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Oral Health and Pregnancy

Just as you have doctor visits for prenatal checkups, it is also important to visit your dentist for prenatal dental care.

With so much going on, your dentist can help discuss body and hormonal changes that can affect your oral care during pregnancy. As well, there is a surprising connection between your dental health and your baby’s health during pregnancy, so visiting your dentist during these 9 months is essential.

Most families are unaware of how pregnancy can affect your teeth, gums, and jaw, so we wanted to take a chance to go over what is happening with your body and what you can do to keep both you and your baby at optimal health.

Dental Health is Imperative During Pregnancy

It is guaranteed that you have heard from your dentist before to brush your teeth twice daily and floss in the morning or at night at least once a day. Luckily, this won’t change during pregnancy, but there are a lot of other oral health concerns that you should be made aware of.

During pregnancy, the changing hormone levels can leave your mouth more vulnerable to bacteria and plaque, both of which create tender gums during pregnancy. This can put you at greater risk for tooth decay, gum disease (gingivitis), and bone damage (periodontitis).

Most of the time, pregnancy-related gum problems will disappear after childbirth. If they continue, contact your oral health professional.

Morning Sickness and Your Teeth

One of the major signs of hormonal changes during pregnancy will be morning sickness. Unfortunately, these changes also introduce stomach acid and bile to your teeth, exposing enamel to demineralization.

After a while, erosion of your teeth’s surface layer will leave your mouth exposed to infections and dental caries. To avoid this, Canada Health recommends mothers follow 3 steps after experiencing morning sickness:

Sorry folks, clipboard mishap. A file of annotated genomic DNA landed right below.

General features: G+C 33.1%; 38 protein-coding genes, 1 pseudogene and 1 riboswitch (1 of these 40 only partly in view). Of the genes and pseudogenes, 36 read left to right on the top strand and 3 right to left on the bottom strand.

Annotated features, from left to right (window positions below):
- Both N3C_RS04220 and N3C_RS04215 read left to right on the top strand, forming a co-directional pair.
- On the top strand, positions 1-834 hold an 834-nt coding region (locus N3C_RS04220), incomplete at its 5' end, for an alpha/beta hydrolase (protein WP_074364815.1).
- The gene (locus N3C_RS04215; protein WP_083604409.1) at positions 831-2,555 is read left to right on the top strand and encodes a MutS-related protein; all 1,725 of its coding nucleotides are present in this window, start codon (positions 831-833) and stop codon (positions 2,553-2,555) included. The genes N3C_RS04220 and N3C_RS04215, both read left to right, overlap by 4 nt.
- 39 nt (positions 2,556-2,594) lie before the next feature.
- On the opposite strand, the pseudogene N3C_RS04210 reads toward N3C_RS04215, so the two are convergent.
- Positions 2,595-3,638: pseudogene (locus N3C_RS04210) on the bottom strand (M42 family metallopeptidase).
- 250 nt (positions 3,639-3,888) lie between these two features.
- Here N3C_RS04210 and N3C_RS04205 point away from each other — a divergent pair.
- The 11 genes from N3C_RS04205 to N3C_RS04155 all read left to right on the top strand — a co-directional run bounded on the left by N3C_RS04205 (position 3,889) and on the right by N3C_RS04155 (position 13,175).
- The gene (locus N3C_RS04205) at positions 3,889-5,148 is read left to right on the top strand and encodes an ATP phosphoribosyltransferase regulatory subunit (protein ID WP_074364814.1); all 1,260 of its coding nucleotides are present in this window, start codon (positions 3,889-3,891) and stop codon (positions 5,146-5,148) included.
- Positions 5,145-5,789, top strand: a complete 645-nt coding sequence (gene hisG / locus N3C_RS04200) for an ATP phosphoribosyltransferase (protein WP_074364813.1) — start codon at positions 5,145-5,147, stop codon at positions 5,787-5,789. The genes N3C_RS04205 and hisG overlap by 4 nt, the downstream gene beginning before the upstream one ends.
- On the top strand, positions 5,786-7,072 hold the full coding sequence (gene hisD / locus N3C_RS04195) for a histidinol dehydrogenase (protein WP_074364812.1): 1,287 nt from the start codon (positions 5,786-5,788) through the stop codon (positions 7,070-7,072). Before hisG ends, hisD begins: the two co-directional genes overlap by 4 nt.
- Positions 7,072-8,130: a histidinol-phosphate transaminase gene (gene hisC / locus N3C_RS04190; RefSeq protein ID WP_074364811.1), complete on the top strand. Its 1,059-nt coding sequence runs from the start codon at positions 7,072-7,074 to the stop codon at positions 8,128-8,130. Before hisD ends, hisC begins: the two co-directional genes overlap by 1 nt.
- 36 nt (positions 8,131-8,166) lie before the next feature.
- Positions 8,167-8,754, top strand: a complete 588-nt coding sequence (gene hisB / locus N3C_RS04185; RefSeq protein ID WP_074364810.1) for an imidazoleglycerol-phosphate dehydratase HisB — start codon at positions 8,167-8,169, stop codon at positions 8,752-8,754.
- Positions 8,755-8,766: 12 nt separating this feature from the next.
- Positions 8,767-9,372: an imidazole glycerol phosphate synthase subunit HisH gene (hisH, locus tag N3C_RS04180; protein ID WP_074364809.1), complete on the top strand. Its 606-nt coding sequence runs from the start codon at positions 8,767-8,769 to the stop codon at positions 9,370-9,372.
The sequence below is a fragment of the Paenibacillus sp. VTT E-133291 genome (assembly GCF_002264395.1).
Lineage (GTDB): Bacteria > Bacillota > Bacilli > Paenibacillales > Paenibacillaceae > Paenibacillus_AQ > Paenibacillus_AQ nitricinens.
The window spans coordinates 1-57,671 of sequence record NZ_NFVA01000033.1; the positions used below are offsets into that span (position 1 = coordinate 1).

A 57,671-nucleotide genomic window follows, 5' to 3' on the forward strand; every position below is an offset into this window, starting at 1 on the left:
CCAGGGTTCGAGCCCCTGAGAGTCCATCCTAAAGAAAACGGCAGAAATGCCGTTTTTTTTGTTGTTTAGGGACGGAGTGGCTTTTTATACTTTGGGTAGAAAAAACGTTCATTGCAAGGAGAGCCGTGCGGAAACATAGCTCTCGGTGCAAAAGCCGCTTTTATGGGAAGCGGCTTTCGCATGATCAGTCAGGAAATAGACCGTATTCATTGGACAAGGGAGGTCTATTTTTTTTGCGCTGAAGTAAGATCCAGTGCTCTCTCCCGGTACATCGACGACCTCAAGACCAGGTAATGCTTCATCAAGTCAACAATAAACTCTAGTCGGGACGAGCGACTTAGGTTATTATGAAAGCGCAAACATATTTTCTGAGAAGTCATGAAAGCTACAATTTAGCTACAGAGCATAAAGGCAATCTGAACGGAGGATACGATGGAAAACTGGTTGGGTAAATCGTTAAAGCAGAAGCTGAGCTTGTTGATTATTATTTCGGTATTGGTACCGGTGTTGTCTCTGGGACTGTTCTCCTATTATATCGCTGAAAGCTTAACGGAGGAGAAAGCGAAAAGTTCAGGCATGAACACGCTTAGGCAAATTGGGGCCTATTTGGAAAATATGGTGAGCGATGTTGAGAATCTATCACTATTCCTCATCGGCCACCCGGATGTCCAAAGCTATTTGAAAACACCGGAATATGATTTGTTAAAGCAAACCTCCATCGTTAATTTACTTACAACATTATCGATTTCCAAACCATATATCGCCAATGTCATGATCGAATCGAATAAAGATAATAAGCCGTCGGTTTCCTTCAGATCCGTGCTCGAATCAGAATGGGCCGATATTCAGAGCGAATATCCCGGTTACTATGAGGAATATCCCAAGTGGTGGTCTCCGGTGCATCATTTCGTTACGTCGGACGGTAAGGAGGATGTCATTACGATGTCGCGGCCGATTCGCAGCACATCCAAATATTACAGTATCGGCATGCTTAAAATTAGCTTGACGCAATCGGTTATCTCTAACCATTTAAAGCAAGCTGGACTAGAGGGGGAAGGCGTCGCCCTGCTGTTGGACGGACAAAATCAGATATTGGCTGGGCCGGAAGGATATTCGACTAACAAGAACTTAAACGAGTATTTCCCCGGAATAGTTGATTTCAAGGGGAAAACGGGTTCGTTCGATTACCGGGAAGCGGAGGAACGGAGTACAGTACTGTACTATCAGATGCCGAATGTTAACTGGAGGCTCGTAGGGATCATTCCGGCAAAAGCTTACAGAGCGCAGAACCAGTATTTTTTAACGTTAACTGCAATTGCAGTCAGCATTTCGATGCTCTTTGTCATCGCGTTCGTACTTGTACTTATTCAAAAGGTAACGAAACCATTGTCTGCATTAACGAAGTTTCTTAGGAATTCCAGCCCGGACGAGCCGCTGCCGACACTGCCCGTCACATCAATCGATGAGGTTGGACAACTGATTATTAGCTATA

1. Rinse your mouth with water or a fluoride mouth wash immediately after vomiting
  2. After rinsing your mouth, wait for at least 30 minutes to further reduce the acid in your mouth
  3. Brush your teeth

How a Change in Diet Can Improve Oral Health

As the wise old saying states, “You are what you eat.” When it comes to pregnancy, this couldn’t be any more true.

At this stage in your life, you’re no longer eating just for your own benefit, but your soon-to-be child will be also sharing in the vitamins and minerals you digest. Therefore, mothers-to-be should get a wide range of nutrients from a variety of sources, including vegetables, fruits, and supplements whenever your doctor recommends them.

For oral health, you’ll want to maintain a steady source of protein, calcium, vitamin A, vitamin C, vitamin D, and phosphorous. Some women will find they need supplements for folic acid and iron to ensure a healthy pregnancy but be sure to consult your physician before investing in multi-vitamins.

Regular Dentist Visits

If you have never been pregnant, 9 months never feels like a long time. However, it is a long time to skip your regular visits to the dentist’s office.

Plenty of women have expressed their worries surrounding dental visits quoting fears for their unborn baby based upon the tools dentists use. Unsurprisingly, avoiding your dentist is never a good decision.

It is recommended that pregnant women should have a checkup within the first trimester to have their teeth cleaned and oral health monitored. If your dentist finds any reason for additional dental work, such as fillings, the best time to have it done is the second trimester.

If you’re pregnant and concerned about your dental health, don’t wait. Call Grundy Family Dental Care today to book an appointment. Our specialists are trained to improve oral health no matter where you are in life.

Just reach out today and book your first appointment.